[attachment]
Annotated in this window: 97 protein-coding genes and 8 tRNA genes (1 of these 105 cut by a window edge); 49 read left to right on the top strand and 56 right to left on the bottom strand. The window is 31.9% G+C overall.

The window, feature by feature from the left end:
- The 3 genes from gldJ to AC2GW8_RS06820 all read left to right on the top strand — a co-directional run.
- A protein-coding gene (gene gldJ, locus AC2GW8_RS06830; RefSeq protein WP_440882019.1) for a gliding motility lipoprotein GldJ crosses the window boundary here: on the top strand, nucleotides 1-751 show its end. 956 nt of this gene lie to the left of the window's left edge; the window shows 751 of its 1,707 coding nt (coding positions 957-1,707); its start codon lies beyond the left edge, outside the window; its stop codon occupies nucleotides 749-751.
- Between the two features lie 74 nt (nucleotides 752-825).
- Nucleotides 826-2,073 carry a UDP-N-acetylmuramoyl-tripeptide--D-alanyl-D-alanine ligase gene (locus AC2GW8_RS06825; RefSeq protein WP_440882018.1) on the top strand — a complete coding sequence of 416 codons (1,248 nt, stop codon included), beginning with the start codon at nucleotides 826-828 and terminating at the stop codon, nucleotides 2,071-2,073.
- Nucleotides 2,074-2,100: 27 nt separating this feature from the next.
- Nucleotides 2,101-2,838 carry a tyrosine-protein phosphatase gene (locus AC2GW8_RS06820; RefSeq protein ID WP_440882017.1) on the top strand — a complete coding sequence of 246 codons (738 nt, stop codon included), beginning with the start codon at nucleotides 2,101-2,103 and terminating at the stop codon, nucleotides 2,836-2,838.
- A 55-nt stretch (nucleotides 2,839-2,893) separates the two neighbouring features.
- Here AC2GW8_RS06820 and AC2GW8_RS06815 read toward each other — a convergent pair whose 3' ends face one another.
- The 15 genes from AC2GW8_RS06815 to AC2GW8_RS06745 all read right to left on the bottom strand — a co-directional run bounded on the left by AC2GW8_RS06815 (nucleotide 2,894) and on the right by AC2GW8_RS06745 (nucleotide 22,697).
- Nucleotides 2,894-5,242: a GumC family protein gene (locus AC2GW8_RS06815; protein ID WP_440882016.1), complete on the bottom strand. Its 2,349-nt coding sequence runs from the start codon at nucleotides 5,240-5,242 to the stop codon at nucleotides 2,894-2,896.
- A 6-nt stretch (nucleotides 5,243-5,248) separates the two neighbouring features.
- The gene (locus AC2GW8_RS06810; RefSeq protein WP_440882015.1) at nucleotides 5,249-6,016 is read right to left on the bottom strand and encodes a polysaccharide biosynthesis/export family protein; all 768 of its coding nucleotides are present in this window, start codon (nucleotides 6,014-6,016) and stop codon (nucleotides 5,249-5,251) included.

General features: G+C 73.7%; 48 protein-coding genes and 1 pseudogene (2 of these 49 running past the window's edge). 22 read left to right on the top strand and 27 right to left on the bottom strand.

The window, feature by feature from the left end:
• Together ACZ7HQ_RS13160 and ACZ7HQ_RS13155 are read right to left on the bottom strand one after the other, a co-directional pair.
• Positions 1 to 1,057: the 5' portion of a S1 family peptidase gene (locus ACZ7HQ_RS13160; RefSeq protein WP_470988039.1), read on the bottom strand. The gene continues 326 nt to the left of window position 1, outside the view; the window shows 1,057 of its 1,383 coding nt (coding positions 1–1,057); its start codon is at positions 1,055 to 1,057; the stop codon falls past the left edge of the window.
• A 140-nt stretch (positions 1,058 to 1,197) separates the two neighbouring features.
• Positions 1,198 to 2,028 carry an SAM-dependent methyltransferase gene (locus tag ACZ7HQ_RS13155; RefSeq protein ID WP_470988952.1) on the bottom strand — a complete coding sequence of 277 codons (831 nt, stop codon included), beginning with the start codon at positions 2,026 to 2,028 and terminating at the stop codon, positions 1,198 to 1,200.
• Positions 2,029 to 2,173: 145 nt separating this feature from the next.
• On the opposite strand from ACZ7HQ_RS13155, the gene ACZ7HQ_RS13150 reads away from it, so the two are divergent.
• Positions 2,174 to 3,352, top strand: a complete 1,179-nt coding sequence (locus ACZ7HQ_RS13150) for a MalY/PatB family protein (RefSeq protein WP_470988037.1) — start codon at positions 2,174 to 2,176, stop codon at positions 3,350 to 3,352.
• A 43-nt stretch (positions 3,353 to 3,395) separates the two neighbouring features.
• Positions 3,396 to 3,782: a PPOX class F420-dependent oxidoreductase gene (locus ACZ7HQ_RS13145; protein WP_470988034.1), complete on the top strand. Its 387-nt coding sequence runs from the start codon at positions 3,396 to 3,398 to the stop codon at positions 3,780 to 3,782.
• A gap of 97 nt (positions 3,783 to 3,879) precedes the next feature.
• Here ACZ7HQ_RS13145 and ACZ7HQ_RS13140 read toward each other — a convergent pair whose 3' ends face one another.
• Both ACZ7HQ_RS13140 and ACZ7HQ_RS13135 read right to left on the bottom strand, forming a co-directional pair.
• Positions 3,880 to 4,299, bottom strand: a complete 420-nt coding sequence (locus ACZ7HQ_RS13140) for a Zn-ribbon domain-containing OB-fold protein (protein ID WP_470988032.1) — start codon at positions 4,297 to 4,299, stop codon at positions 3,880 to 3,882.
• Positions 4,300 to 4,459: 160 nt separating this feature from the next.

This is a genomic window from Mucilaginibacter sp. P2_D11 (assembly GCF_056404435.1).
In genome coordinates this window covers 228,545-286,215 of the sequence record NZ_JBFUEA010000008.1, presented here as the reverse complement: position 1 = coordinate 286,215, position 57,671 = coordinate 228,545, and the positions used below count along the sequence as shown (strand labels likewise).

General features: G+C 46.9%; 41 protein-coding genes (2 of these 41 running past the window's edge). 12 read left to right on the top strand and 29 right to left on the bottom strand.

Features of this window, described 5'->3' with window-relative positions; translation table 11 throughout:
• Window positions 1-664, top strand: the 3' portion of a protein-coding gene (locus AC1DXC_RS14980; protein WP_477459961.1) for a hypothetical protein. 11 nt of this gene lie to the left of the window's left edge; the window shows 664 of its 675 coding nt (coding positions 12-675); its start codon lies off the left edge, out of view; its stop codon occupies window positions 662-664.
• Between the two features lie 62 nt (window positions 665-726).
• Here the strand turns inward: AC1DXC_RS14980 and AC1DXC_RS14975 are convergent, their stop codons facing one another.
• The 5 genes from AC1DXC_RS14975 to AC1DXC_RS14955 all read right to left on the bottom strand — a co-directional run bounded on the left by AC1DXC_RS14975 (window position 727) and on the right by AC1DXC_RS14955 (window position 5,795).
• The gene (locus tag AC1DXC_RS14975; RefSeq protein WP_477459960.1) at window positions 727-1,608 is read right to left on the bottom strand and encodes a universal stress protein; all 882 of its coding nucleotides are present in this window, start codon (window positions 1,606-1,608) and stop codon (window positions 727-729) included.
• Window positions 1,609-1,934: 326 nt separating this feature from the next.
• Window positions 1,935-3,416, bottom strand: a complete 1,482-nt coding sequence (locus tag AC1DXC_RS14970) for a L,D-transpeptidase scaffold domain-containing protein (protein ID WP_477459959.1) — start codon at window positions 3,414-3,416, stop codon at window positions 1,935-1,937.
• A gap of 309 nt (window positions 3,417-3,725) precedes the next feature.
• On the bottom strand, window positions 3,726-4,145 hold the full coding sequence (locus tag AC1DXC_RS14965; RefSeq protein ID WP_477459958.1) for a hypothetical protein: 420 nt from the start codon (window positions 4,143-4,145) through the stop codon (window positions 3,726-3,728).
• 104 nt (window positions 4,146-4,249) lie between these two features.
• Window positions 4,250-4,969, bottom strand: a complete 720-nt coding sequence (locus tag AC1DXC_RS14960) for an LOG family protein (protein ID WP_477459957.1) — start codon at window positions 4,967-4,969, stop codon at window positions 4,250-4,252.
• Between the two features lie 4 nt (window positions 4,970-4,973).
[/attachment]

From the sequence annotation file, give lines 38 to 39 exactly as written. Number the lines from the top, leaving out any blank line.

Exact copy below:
• The 5 genes from AC1DXC_RS14975 to AC1DXC_RS14955 all read right to left on the bottom strand — a co-directional run bounded on the left by AC1DXC_RS14975 (window position 727) and on the right by AC1DXC_RS14955 (window position 5,795).
• The gene (locus tag AC1DXC_RS14975; RefSeq protein WP_477459960.1) at window positions 727-1,608 is read right to left on the bottom strand and encodes a universal stress protein; all 882 of its coding nucleotides are present in this window, start codon (window positions 1,606-1,608) and stop codon (window positions 727-729) included.